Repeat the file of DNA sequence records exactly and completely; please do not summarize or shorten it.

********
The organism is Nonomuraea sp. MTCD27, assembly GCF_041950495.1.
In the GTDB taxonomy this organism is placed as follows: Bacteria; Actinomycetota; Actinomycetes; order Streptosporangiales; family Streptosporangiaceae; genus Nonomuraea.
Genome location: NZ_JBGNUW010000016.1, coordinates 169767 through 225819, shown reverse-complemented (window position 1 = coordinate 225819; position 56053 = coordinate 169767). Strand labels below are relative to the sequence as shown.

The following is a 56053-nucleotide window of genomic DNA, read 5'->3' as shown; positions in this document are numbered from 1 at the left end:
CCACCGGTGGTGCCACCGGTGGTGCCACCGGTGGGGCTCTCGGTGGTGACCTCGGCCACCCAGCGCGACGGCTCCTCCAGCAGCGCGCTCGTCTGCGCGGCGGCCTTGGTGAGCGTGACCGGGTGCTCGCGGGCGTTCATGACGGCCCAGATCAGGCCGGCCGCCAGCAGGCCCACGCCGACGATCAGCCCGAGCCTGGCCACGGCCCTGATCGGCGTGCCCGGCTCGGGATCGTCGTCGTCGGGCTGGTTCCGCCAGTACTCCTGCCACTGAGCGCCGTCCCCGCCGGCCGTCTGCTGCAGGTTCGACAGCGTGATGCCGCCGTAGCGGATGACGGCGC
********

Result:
The organism is Nonomuraea sp. MTCD27, assembly GCF_041950495.1.
In the GTDB taxonomy this organism is placed as follows: Bacteria; Actinomycetota; Actinomycetes; order Streptosporangiales; family Streptosporangiaceae; genus Nonomuraea.
Genome location: NZ_JBGNUW010000016.1, coordinates 169767 through 225819, shown reverse-complemented (window position 1 = coordinate 225819; position 56053 = coordinate 169767). Strand labels below are relative to the sequence as shown.

The following is a 56053-nucleotide window of genomic DNA, read 5'->3' as shown; positions in this document are numbered from 1 at the left end:
CCACCGGTGGTGCCACCGGTGGTGCCACCGGTGGGGCTCTCGGTGGTGACCTCGGCCACCCAGCGCGACGGCTCCTCCAGCAGCGCGCTCGTCTGCGCGGCGGCCTTGGTGAGCGTGACCGGGTGCTCGCGGGCGTTCATGACGGCCCAGATCAGGCCGGCCGCCAGCAGGCCCACGCCGACGATCAGCCCGAGCCTGGCCACGGCCCTGATCGGCGTGCCCGGCTCGGGATCGTCGTCGTCGGGCTGGTTCCGCCAGTACTCCTGCCACTGAGCGCCGTCCCCGCCGGCCGTCTGCTGCAGGTTCGACAGCGTGATGCCGCCGTAGCGGATGACGGCGC